album review

Buzz Osborne is nothing if not a music survivalist.  The man is just about the only synonym for The Melvins, the band he has maintained for the better part of thirty years.  For a man and band that came to fame on the consistent recommendation of Kurt Cobain some twenty years ago, King Buzzo has done an excellent job of turning himself into a cottage industry.  He’s worked with the best musician, been part of innumerable projects and produced more material in that time that nearly all of his contemporaries.  The ongoing legacy of The Melvins continues with the band’s new

If we can all agree that Black Sabbath was the first true heavy metal band then heavy metal as a genre has only been around for slightly more than 40 years. And, if we use the traditional definition of a "generation" as being a 20 year period, then we are nearly a quarter of the way through the third generation of heavy metal music.

The story of Exodus is becoming nearly as lengthy and weighty as the biblical book of the same name.  Shoot, with the return of Steve ‘Zetro’ Souza to the ranks, there’s even a New Testament comparison, which is the obvious parallel to the parable of the prodigal son.  However, the more things change the more they stay the same, and Exodus remains forever an integral piece of the fabric of American thrash, existing as both part of its living past and revitalized present.

There is a common association between the macabre themes of violence and isolation and the power and uncommon fury of heavy metal.  Yet, punk and rock share many of those same ideals, occasionally cloaked in subtler themes.  We’ve seen the near-crooning of Glenn Danzig and the leather emotion of the 69 Eyes.  Enter into that mix a new twist on the old theme, Canadian band Nim Vind.

Have you ever received a gift in a "fake box"? You get a gift, thoughtfully wrapped in festive paper and you tear it open to reveal that thing you've always wanted; a new play station or an Ipod or whatever it is the kids long for these days. You open the box to expose the true contents... underwear or something equally unsatisfying. Has this ever happened to you? If it has, you'll understand how I felt while listening to the new full length from Hang The Bastard, "Sex In The Seventh Circle".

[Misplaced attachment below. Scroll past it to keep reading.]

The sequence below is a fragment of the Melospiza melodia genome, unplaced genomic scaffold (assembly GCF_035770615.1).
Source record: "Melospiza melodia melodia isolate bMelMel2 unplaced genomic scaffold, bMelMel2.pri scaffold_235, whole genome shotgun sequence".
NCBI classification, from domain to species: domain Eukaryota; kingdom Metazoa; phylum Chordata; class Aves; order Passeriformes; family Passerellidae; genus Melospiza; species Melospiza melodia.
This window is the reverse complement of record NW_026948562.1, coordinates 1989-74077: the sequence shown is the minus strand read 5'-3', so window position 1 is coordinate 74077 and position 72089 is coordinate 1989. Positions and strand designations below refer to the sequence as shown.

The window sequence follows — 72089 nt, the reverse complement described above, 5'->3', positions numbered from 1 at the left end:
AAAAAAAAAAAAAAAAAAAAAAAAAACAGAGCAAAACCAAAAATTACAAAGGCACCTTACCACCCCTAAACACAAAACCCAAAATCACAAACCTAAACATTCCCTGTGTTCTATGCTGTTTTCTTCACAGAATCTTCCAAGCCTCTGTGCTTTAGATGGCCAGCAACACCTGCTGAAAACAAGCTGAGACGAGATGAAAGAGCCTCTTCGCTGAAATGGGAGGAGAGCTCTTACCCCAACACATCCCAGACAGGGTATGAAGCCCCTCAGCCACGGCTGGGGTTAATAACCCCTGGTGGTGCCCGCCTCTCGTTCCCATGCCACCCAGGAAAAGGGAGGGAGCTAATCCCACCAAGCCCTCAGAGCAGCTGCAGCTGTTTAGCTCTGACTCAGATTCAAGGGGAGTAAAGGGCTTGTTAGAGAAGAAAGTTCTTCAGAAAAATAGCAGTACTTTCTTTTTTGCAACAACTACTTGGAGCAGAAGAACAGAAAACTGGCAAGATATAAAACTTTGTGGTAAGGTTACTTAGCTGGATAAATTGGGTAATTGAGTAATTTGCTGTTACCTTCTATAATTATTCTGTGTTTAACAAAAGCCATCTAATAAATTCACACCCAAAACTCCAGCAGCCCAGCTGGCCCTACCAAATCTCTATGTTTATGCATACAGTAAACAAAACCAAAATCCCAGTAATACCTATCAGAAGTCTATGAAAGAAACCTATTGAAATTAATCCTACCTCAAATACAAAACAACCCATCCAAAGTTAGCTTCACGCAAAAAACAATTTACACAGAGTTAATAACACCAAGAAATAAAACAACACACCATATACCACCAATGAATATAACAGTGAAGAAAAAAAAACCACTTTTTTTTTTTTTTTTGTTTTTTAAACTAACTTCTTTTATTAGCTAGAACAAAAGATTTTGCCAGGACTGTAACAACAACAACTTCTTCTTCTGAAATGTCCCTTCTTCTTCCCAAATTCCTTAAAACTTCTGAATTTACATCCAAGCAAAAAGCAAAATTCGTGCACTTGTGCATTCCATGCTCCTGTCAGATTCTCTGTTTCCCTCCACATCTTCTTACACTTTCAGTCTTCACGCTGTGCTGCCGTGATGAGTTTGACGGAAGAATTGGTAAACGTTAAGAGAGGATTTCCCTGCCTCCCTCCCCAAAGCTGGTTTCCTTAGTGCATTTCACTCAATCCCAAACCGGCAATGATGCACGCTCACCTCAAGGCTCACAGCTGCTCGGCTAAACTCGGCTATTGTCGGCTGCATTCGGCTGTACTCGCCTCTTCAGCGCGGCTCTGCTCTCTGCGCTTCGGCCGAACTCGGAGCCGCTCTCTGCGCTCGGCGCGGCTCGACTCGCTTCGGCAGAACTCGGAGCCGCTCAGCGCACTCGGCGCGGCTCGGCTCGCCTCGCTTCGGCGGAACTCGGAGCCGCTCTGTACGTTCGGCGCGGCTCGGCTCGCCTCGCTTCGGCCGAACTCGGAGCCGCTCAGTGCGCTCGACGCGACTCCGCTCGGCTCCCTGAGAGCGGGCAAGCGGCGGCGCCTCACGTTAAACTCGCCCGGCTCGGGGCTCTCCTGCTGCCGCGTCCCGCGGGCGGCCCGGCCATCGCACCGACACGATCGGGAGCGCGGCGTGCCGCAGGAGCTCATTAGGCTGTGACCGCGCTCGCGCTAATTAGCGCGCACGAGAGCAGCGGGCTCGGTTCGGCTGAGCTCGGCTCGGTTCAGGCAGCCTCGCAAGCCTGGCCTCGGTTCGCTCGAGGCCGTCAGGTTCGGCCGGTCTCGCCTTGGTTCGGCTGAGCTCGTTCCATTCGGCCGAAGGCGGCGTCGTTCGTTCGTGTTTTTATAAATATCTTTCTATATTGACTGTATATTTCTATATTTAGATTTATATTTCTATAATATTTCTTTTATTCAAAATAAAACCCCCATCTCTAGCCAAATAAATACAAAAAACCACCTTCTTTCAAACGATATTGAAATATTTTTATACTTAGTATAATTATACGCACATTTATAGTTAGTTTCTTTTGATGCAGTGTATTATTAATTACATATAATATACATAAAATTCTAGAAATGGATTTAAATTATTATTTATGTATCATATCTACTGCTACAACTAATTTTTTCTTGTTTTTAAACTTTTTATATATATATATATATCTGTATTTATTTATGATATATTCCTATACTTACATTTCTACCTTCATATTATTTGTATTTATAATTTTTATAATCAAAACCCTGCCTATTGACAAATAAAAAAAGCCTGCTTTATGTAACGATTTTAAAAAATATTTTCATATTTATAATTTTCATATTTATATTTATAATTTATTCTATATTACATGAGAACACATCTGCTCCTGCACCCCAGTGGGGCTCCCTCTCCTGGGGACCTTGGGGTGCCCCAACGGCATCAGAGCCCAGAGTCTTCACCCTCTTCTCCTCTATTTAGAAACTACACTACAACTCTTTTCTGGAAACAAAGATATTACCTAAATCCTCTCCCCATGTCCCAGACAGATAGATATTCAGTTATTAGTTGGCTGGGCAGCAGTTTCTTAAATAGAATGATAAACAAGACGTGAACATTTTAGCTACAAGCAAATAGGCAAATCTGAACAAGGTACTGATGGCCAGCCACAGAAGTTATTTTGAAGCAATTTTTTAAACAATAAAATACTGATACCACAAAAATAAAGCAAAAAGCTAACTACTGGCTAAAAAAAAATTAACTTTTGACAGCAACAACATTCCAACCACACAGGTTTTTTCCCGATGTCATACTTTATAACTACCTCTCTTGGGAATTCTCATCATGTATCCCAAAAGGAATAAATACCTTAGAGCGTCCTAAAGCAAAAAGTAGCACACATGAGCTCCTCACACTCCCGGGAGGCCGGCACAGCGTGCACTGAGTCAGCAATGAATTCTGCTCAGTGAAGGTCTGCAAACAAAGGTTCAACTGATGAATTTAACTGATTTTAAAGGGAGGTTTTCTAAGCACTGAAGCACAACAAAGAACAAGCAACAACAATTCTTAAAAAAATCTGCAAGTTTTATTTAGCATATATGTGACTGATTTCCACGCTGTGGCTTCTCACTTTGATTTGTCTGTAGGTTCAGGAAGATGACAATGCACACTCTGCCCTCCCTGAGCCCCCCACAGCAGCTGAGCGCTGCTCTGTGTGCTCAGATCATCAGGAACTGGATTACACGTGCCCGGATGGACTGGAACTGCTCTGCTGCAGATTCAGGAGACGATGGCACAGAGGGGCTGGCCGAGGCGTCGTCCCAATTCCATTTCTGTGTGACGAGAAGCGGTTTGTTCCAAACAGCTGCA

When bands like High On Fire, who lead the way in the world of sludgy stoner metal, get praised to the hilt, I'm often left confused as to what it is I'm missing out on. That particular brand of metal, with fuzzed out guitars and riffs upon riffs, taps into the primal need for heaviness that so many metal fans have, but seldom shows the care for songwriting that I dare say is necessary, no matter how heavy your band is. Stoner metal is called that for a reason, because it was long noted that being in an altered state was necessary to either play or enjoy so much of it.

At this point, attentive readers are well familiar with the career of Texas Hippie Coalition thus far.  For those not yet initiated, here’s the vitals in brief – a band of badass, sauntering Texans made a band that lives to the fill the gap between Pantera and David Allen Coe (a gap briefly filled by the Rebel Meets Rebel album as well, let’s not forget.)  They’ve just dropped their fourth album, “Roll On” to the world, featuring the recording debut of guitarist Cord Pool.  With all that said, here we go.

Certain phrases don't appear to make any sense. We hear them, and even without letting our minds pour over the intricacies language can convey, we instinctively know there's something wrong with them. I'm reminded of this as I prepare to listen to Khold's “Til Endes”. The album is described, in the accompanying literature, as 'groove-laden black metal', which is one of those things that doesn't sound like it should be. Black metal is the antithesis of groove, a frosty concoction of pain and misery, with no time or patience for such endearing qualities as 'groove'.

Orange Goblin have toiled in the metal circuit for a long time, longer than most suspect. It’s coming up on twenty years since their debut under the name “Our Haunted Kingdom” on a split EP with Electric Wizard in 1996. In that time, singer Ben Ward, a larger than life figure who was once described on these pages as a combination of Ozzy Osbourne and Al Snow, has captained his band, which has much the same lineup as ever, through the dark corners of metal’s underground and established a solid, respected career.

Of all the things that perplex me about the current state of music, maybe the most difficult to fathom is how power-pop, a genre that is about nothing but making catchy music for you to sing along to, became an underground genre. These purveyors of sunny, feel-good music have become vampires to the mainstream, surviving in the shadows that thrive on message boards in the deep recesses of the internet. There was a time when power-pop was huge, as it should have been, but somewhere along the way music fans have apparently decided they don't want their music to be enjoyable. Go figure.